I learned to be a better writer and a better reader.  It was so refreshing.  After completing the class I knew I wanted more.  Fortunately my professor also taught Creative Writing.  I was ALL over it.  Once starting, I had to shift my mind from being a critical thinker and writer to one that was more open.  I had taken a creative writing course years back and had forgotten how freeing it was.  We started with poetry and read a mixture of poets dating centuries back to more modern like Billy Collins (who I LOVE!).  I NEVER considered myself a poet, but after we began learning craft points of the art and I began writing, I saw this new piece of me emerging.  One craft point in particular I felt really resonated with me was the art of noticing.  I am a very sensitive person and have always been since I was young.  Some areas where my intuition was necessary I found it a gift, others areas I despised it. For writing though it was a gift.  I could literally find a poem everywhere I looked.  It was exciting.

After poetry we began writing fiction.  I found fiction to be a bit more challenging, but never the less I was up to the challenge.  Fiction didn’t seem to come as easily as poetry for me, but what I was needing to do was read more.  I remembered my English class the semester prior, I really liked reading Hemingway (much more than I did in high school I might add!).  Perhaps it had to do with being an Oak Park native myself, but I now felt I could connect to his writing style.  His way of writing with such concreteness, such simplicity, and his dedication to his work I really liked.  I promised myself to read more of his writings.

By the end of the semester, I had two portfolios:  one of poems and the other of short stories. I felt proud of myself and my work.  I was excited to continue writing and also get back to working on my book.  As the last day of class neared, I realized that having it to go to weekly kept my mind working: being creative and wanting to write.  With the summer off what was I going to do?  That is when I learned of haiku poetry.  My professor told me about it as he recently started a Twitter account where he only wrote it.  He explained the syllabus of traditional haiku being 5/7/5 and that they made a reference to nature and season.  “It was a juxtaposition of two concrete images where the reader should arrive at a sudden emotion or insight.”  Haiku was objective and simple: a moment in the present tense.  He also talked of  senryu: a type of haiku that dealt with human experience and human nature.  As I listened to him, a poem I had loved and read earlier in the year immediately came to mind:  Ezra Pound’s “In the Station at the Metro”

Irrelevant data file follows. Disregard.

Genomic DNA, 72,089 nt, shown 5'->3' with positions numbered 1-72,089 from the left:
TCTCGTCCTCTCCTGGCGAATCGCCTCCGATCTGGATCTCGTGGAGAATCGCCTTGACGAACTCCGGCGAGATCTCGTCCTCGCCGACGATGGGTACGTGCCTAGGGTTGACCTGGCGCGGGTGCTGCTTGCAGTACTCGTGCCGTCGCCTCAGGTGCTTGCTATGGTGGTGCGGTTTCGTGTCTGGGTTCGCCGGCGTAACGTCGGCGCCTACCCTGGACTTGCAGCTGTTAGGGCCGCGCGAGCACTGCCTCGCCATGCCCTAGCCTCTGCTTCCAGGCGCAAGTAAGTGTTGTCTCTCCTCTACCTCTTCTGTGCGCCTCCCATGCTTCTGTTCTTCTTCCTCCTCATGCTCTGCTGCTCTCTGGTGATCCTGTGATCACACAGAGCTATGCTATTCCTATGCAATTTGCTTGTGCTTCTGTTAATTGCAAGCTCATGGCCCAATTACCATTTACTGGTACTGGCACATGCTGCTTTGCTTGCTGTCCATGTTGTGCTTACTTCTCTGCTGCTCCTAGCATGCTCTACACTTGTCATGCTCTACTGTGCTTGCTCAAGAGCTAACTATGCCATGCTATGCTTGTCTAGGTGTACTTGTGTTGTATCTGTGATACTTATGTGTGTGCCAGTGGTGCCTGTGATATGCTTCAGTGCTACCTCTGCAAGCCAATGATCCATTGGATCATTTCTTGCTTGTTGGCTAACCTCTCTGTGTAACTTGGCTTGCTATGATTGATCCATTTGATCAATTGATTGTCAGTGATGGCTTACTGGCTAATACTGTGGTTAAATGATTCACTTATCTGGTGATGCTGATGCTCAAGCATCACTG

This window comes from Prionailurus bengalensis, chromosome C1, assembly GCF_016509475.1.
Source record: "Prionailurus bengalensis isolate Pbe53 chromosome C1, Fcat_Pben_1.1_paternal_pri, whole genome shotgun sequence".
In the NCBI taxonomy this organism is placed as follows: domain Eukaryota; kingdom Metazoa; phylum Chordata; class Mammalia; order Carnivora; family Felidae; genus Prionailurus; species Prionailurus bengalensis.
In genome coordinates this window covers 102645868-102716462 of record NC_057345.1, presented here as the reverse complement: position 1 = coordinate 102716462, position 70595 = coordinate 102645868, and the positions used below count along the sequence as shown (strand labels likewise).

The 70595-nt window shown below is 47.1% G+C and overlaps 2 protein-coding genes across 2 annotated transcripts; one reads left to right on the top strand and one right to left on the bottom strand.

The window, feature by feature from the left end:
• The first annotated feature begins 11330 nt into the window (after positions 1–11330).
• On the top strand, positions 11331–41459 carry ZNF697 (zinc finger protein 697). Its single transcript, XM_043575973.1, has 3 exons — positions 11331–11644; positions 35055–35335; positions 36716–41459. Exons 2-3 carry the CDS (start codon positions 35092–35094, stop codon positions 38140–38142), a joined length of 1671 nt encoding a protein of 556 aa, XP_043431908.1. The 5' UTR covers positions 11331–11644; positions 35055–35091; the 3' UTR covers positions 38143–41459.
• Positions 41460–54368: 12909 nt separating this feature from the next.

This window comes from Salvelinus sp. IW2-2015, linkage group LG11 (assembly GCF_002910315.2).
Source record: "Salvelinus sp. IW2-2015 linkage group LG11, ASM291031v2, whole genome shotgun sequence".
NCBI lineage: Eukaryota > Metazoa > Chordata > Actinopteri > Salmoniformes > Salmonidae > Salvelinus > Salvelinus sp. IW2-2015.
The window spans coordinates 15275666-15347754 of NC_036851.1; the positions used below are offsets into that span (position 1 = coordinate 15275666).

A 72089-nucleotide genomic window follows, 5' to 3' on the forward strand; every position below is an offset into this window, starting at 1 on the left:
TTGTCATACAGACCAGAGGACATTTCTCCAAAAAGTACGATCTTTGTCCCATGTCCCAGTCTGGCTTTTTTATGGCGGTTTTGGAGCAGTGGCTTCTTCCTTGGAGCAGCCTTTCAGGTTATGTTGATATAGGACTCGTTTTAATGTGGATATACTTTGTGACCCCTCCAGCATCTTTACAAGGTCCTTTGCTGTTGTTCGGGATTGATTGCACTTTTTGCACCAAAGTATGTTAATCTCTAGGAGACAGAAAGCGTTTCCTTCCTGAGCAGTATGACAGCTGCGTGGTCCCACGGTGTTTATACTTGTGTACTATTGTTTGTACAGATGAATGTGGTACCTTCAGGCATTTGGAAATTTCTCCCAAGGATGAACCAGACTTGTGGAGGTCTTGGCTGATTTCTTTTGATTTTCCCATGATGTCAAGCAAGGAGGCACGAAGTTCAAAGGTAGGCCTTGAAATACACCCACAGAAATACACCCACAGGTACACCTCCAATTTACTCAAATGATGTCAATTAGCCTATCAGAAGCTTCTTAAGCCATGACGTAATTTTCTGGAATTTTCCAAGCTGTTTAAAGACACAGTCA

THE apparition of these faces in the crowd;
Petals on a wet, black bough.

 

Pound’s writing:  so simple, yet implies so much more.  Just like a haiku.

The following weeks my mind exploded and my love of haiku began.  Fortunately having a smartphone paid off as I was able to jot down a quick line or two while keeping up with my very busy toddler.  That’s when I decided to join twitter, and to my surprise people liked what I wrote!  My haiku was being retweeted and favored.  I quickly gathered a following.  I liked seeing how others were writing, it helped me to tighten up my own style and explore new ones.  I felt honored to have others enjoy my writing and it also gave me confidence that I was moving in the right direction.  I felt very excited.

Many of my friends suggested I start blogging, and actually had been telling for quite a while.  Truthfully,  I was daunted by it.  What could I possibly have to say that would be so interesting for others to read? Would anyone even want to read it?  I sat on the idea for almost a year.  One thing that kept fueling the notion was wanting to share the difficult birth of my daughter.  To have a space that would allow the huge disappointment and slight bitterness be released fully.  I wanted to reach out to other women who had similar experiences.  I also wanted to remind women to communicate, to be informed, yet feel secure in themselves with their own choices of birthing:  To feel empowered.

So I just recently decided to take the plunge and start a blog.  I’m nervous and feeling a bit vulnerable about letting my voice be heard, but I’m still going to take a chance.  I hope all that read will enjoy and I welcome positive feedback and comments.  My blog space is linked to my twitter account so please feel free to follow as I write small poems daily.

Thank you so much for reading!

Mary

Moments With My Granddaughter

Sitting on a single bench

And staring at the folds of my hands,

I look up to behold your mouthful of teeth and bouncy curls.

And hear your voice squealing “Gra!”

My heart pounds like new.

I lift you up, hugging and feeling the delicacy of your skin

and remember bottles, a rattle, and laughter

New life that I relish, momentarily.

Then, with sudden urgency, you are off and running

And I am taken back into my own being

I inhale a deep drag of my cigarette

And I glance down, into the folds of my hands.

I Dreamed I Saw Costumes Of Gold

I dreamed I saw costumes of gold

Shimmering like small coins at the bottom of a fountain

That danced around me

Dusting cheeks like butterfly wings

 

I dreamed I saw costumes of gold

And I danced, joyously with the water dragon

With kind eyes and prickly skin

Its hooved feet resting gently in my palm

 

I dreamed I saw costumes of gold

Next to a magic lamp on a small table

And I wished

For a sky filled with blue balloons

 

I dreamed I saw costumes of gold

Shimmering like small coins at the bottom of a fountain

And I sat forever blissful

With my water dragon, lamp, and blue balloons.

Bench

As I walk aimlessly, inhaling air that is heavy and rich, I come upon thee

Looking like something out of a Robert Frost poem

Hidden, beyond branches, deep with red like a fall afternoon

You glisten, like droplets of water on a blade of grass

Worn, old with history, and welcoming-like a long lost friend.

You sit upon damp earth that was once shared with brown Indians

And a single tree canopies over you

Safe, secretive, and silent

The road less traveled…